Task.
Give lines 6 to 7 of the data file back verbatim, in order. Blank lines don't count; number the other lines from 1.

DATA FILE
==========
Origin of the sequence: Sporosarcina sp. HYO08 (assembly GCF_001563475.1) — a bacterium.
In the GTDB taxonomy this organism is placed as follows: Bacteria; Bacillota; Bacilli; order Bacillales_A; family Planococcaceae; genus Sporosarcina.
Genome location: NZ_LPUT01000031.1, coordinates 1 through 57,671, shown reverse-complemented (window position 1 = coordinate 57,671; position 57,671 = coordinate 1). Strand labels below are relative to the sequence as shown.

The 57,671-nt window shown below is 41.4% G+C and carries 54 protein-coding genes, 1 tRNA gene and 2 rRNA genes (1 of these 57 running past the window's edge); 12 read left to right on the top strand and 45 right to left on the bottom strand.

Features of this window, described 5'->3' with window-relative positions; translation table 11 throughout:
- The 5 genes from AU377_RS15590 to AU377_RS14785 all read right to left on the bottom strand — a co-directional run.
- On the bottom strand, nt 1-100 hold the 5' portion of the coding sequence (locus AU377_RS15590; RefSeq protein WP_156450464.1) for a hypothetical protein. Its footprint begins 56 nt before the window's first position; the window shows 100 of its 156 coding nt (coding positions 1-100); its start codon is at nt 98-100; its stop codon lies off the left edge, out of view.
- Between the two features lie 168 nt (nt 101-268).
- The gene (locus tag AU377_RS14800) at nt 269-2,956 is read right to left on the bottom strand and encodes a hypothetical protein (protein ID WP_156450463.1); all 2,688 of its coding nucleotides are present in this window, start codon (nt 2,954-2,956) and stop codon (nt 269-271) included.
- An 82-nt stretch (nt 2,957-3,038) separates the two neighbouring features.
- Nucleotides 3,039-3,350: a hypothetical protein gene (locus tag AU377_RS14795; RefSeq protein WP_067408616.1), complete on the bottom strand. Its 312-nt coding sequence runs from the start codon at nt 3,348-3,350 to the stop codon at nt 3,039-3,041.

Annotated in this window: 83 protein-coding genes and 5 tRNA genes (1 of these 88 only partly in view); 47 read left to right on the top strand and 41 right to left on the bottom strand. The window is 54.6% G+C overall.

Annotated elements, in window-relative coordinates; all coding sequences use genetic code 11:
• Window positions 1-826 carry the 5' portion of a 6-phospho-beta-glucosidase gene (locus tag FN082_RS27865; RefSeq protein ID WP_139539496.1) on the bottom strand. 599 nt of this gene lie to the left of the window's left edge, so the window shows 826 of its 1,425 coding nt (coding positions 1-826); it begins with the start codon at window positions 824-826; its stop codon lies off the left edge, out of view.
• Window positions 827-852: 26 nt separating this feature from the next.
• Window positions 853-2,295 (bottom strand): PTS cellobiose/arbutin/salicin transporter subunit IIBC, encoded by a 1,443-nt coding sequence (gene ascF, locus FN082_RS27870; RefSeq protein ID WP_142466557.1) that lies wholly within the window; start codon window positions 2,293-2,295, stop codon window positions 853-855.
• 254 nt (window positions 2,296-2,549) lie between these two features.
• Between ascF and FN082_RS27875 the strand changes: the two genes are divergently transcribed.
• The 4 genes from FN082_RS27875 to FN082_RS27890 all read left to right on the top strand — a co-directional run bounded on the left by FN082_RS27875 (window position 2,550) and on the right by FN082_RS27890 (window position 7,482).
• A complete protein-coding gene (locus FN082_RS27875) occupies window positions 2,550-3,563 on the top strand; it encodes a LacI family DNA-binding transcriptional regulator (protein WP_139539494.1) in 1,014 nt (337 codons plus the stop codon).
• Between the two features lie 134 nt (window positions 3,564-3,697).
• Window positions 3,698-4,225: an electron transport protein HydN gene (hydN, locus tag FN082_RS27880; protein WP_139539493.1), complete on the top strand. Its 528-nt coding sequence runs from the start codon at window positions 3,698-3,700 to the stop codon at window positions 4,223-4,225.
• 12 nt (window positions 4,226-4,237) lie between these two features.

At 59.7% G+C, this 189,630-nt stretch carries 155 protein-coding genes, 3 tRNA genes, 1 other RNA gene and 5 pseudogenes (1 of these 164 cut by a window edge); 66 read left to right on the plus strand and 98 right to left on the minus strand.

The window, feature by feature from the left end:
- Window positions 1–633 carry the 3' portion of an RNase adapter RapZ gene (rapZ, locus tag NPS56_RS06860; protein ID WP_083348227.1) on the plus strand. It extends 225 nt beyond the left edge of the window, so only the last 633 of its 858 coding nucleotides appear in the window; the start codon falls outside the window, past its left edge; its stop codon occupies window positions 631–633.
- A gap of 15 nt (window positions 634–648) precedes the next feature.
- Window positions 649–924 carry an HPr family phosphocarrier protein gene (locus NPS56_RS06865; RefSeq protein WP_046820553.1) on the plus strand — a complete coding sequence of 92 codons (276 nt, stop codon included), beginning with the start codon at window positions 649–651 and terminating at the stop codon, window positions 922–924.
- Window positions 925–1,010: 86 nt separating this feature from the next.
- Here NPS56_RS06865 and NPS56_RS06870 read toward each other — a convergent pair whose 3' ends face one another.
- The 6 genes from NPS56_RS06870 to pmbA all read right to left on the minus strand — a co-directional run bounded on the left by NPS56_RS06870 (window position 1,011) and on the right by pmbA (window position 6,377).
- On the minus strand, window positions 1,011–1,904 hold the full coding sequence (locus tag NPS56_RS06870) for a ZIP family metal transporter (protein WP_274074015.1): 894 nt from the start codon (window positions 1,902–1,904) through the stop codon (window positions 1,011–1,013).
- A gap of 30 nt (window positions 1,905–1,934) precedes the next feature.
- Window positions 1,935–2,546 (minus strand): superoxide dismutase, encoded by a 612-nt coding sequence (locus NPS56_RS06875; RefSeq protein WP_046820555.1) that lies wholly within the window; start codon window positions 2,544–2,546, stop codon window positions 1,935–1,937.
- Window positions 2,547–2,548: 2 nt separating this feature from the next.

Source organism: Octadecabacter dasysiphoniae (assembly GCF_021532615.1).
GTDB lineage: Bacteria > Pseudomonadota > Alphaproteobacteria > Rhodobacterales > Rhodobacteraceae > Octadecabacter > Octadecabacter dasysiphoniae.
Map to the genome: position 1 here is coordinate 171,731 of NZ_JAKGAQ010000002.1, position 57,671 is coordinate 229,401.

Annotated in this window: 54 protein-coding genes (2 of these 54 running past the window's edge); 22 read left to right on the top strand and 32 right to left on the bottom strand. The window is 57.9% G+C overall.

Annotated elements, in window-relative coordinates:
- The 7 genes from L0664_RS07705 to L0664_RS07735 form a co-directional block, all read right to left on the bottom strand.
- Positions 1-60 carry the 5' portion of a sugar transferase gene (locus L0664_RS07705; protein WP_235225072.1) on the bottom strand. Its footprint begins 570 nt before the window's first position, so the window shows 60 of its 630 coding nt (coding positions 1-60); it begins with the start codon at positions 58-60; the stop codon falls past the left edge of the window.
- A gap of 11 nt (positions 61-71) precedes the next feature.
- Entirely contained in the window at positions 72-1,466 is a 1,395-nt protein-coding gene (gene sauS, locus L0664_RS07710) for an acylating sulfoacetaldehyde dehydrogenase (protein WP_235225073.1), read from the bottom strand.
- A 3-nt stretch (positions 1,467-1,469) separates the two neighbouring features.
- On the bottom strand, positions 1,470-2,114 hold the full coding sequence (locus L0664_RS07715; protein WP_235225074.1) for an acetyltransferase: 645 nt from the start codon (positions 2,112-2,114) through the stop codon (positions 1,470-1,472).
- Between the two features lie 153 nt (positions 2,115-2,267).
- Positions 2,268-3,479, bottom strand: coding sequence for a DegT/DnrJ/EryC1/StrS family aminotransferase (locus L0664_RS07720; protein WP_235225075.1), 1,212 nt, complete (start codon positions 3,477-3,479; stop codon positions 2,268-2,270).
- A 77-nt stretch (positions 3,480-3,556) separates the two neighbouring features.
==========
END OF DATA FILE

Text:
- The 5 genes from AU377_RS15590 to AU377_RS14785 all read right to left on the bottom strand — a co-directional run.
- On the bottom strand, nt 1-100 hold the 5' portion of the coding sequence (locus AU377_RS15590; RefSeq protein WP_156450464.1) for a hypothetical protein. Its footprint begins 56 nt before the window's first position; the window shows 100 of its 156 coding nt (coding positions 1-100); its start codon is at nt 98-100; its stop codon lies off the left edge, out of view.